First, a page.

Domenicali hails 'great feedback' on sprint races

Formula 1's new CEO Stefano Domenicali says that there is broad support among F1 teams and drivers for trying out a new sprint race format this season.

While final details of the proposal are yet to be confirmed and will need the approval of the F1 Commission, it looks likely that qualifying sprint races will take place at three rounds during 2021.

"The idea that we have shared - and I think has received great feedback from everyone in the sport - is that we will try to figure out something that will give us a qualifying on Friday, [then] Saturday a sprint race that will determine the grid order for the Sunday race.

"That will give us the thrill of a great weekend that will be beneficial to all the parties involved," Domenicali told those taking part in a Liberty Media investor call this week.

“This is something that we are debating with the teams and the FIA in the next weeks, in order to present the final format before the start of the season in Bahrain.

“Our objective is to try to offer to the people that are coming to the event, to the people that are watching television, to the people that are really fan of Formula 1, something that is exciting."

Domenicali's old team has already come out in support of the plan. “We are obviously very engaged in the discussions with F1 and the FIA," said Ferrari team principal Mattia Binotto.

"I think we are practical in discussions," he said. "The discussion, at least for the moment, seems to be promising for a good outcome, but still I think we need to look at all the details. Details will make a difference in this respect.

“We believe that making changes for more spectacle and eventually for unpredictable races will be great," he added. "We support a change because that change will somehow achieve those goals and objectives."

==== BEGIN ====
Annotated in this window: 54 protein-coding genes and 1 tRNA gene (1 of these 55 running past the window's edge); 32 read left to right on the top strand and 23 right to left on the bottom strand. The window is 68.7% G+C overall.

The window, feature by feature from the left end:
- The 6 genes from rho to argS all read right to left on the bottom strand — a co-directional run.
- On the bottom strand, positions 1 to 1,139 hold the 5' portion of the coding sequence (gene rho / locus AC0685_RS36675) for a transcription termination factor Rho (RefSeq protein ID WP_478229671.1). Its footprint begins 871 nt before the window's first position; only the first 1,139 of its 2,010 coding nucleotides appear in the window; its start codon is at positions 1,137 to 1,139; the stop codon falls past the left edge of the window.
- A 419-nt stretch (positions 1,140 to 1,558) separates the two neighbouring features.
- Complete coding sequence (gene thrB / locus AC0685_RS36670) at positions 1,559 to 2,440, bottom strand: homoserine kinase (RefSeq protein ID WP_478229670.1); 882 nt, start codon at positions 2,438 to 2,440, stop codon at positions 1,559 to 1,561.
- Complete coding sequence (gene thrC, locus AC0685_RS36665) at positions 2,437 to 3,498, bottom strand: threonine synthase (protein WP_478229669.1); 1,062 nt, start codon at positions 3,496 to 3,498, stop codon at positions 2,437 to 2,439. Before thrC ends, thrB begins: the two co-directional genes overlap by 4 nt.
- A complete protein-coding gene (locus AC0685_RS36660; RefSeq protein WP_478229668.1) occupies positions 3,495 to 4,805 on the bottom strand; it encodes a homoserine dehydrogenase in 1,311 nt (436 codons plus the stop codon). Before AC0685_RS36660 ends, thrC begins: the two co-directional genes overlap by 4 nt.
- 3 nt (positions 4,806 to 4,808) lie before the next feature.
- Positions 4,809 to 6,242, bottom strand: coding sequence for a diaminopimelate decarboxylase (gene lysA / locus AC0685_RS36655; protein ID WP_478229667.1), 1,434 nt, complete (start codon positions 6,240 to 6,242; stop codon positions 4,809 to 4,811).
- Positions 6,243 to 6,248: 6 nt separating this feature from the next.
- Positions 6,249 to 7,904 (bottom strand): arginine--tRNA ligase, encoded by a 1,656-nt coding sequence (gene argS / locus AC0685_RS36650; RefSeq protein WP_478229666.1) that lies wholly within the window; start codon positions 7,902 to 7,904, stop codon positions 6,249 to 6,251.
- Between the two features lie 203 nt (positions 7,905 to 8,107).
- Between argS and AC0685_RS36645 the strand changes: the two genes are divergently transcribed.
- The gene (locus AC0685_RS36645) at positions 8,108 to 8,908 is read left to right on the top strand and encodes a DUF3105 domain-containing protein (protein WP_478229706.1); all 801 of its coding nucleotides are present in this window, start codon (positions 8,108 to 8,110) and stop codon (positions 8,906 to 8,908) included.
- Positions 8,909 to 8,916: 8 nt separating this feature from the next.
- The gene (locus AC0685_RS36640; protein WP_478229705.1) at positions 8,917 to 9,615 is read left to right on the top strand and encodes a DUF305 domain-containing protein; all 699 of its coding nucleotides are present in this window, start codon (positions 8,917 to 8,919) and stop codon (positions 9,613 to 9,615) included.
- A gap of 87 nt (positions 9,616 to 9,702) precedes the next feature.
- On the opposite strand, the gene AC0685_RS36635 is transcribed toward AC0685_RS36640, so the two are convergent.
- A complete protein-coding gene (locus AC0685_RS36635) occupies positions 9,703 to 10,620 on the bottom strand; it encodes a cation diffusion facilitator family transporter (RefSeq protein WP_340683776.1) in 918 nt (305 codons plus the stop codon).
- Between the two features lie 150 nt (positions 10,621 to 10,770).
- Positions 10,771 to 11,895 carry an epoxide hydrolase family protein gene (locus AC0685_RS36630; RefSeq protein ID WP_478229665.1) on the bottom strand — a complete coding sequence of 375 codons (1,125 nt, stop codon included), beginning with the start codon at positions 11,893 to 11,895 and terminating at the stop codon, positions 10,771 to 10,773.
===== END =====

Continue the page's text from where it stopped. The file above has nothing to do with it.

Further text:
Charles Leclerc agreed with his boss that sprint races deserved a trial. “I think it should be tried at least, then we need to understand how all of this will work with the points, etc."

His new team mate Carlos Sainz took a similar line. “It is one of those things that until you get a first go at it you will never know exactly how it goes.

“If there is a year that we should try it I think it is 2021," he acknowledged. "It is a good opportunity to try these kinds of things and see how it goes. Let’s see.”

However he also had some reservations. "I personally think it is super-important that the main race, the Grand Prix, doesn’t lose value.

"It is a bit dangerous that sometimes there can be two winners out of a Grand Prix weekend, and we need to make sure that there is only one winner if we are going to do a double race.

Not everyone is so enthusiastic, with Red Bull drivers Max Verstappen and Sergio Perez noticeably cooler.

“I just think we’ve got to be careful that we don’t lose the DNA of Formula 1,” Perez told Motorsport.com. “I think it's a very thin line. It's a bit risky. [But] I’m open to it.

“I don't think we need to really mix it up that much," added Verstappen. "If we have good cars that we can race closely, and more teams are able to fight for victory, you don't need sprint races."

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Andrew Lewin

Andrew first became a fan of Formula 1 during the time when Michael Schumacher and Damon Hill were stepping into the limelight after the era of Alain Prost, Nigel Mansell and Aryton Senna. He's been addicted ever since, and has been writing about the sport now for nearly a quarter of a century for a number of online news sites. He's also written professionally about GP2 (now Formula 2), GP3, IndyCar, World Rally Championship, MotoGP and NASCAR. In his other professional life, Andrew is a freelance writer, social media consultant, web developer/programmer, and digital specialist in the fields of accessibility, usability, IA, online communities and public sector procurement. He worked for many years in magazine production at Bauer Media, and for over a decade he was part of the digital media team at the UK government's communications department. Born and raised in Essex, Andrew currently lives and works in south-west London.

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